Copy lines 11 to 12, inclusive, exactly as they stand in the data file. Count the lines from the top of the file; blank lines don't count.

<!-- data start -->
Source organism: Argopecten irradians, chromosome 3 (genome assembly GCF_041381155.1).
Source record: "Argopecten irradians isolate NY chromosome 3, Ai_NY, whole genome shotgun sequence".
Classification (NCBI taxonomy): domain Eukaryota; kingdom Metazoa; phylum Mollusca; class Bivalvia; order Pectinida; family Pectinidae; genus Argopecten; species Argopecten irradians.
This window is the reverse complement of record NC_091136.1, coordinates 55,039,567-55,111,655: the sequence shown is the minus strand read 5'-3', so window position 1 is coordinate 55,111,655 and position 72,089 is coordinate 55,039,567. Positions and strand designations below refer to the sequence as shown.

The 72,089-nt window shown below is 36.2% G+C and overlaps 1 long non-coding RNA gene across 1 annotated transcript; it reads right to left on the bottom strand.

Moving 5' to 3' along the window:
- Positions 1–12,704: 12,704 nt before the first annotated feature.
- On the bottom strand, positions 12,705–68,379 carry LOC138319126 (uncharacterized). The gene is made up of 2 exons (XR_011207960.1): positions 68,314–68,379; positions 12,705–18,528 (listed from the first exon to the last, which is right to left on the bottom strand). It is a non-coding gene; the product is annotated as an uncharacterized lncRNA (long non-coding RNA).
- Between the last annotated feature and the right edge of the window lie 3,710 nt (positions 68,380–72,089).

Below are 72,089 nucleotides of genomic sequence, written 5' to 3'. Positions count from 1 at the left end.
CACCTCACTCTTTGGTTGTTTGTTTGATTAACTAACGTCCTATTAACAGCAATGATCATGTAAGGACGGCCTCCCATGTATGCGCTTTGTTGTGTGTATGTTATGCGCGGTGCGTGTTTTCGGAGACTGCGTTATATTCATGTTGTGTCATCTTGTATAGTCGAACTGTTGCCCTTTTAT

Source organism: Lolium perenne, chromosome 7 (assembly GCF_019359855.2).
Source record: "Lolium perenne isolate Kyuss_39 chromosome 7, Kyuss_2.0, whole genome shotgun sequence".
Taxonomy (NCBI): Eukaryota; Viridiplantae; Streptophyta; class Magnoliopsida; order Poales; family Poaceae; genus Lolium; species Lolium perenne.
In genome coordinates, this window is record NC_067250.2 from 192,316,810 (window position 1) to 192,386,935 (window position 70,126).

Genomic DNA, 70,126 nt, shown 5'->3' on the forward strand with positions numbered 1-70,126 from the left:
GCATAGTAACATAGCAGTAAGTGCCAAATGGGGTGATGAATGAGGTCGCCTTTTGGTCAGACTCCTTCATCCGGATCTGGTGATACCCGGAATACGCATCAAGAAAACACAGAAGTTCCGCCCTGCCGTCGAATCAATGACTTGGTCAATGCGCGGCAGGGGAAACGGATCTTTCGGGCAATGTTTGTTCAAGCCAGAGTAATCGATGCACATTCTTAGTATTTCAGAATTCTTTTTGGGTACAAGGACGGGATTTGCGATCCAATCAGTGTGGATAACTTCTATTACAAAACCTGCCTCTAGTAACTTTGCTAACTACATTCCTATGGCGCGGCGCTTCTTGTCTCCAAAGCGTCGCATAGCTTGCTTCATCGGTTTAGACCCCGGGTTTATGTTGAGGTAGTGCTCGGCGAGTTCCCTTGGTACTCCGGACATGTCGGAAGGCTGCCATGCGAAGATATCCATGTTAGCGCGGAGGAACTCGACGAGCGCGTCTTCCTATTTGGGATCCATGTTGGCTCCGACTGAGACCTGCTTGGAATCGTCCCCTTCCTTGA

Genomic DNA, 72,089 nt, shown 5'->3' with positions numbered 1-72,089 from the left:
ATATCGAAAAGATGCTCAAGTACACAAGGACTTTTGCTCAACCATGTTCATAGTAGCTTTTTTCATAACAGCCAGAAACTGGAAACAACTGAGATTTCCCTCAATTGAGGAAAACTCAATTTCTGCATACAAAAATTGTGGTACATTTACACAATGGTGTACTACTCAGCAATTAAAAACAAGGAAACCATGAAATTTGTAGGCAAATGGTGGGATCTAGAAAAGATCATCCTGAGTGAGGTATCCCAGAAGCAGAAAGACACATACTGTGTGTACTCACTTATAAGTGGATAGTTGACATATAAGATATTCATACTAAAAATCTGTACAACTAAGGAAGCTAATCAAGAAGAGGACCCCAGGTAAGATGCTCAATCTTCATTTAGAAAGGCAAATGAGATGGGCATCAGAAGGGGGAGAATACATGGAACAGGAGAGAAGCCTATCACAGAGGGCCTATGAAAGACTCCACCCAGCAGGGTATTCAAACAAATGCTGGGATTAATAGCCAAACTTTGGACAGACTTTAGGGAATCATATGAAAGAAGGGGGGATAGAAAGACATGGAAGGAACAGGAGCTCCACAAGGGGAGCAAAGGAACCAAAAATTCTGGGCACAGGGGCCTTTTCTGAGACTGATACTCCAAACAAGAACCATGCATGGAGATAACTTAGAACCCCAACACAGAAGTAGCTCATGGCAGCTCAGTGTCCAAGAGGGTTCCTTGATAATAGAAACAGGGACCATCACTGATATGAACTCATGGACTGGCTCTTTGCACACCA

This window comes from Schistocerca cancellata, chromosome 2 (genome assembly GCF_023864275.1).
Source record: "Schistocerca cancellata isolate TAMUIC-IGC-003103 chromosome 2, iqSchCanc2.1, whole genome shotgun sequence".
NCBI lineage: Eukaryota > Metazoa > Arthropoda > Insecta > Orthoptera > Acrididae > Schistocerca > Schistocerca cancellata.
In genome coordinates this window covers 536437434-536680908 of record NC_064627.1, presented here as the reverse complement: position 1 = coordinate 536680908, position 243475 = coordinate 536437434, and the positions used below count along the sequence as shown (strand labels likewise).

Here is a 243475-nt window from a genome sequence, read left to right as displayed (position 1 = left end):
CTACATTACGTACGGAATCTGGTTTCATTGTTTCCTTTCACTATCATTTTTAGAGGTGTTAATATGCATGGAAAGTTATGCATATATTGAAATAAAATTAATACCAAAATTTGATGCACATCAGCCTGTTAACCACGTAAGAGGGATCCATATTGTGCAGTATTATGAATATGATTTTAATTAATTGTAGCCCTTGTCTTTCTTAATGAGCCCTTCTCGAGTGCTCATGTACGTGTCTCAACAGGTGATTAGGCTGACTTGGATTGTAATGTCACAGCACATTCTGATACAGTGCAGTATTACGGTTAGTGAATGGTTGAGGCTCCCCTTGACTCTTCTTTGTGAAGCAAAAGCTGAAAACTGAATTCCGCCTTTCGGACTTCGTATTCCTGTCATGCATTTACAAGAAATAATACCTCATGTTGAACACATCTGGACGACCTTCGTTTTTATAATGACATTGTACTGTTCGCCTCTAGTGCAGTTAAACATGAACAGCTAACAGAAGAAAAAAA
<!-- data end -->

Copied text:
CACCTCACTCTTTGGTTGTTTGTTTGATTAACTAACGTCCTATTAACAGCAATGATCATGTAAGGACGGCCTCCCATGTATGCGCTTTGTTGTGTGTATGTTATGCGCGGTGCGTGTTTTCGGAGACTGCGTTATATTCATGTTGTGTCATCTTGTATAGTCGAACTGTTGCCCTTTTAT

Source organism: Lolium perenne, chromosome 7 (assembly GCF_019359855.2).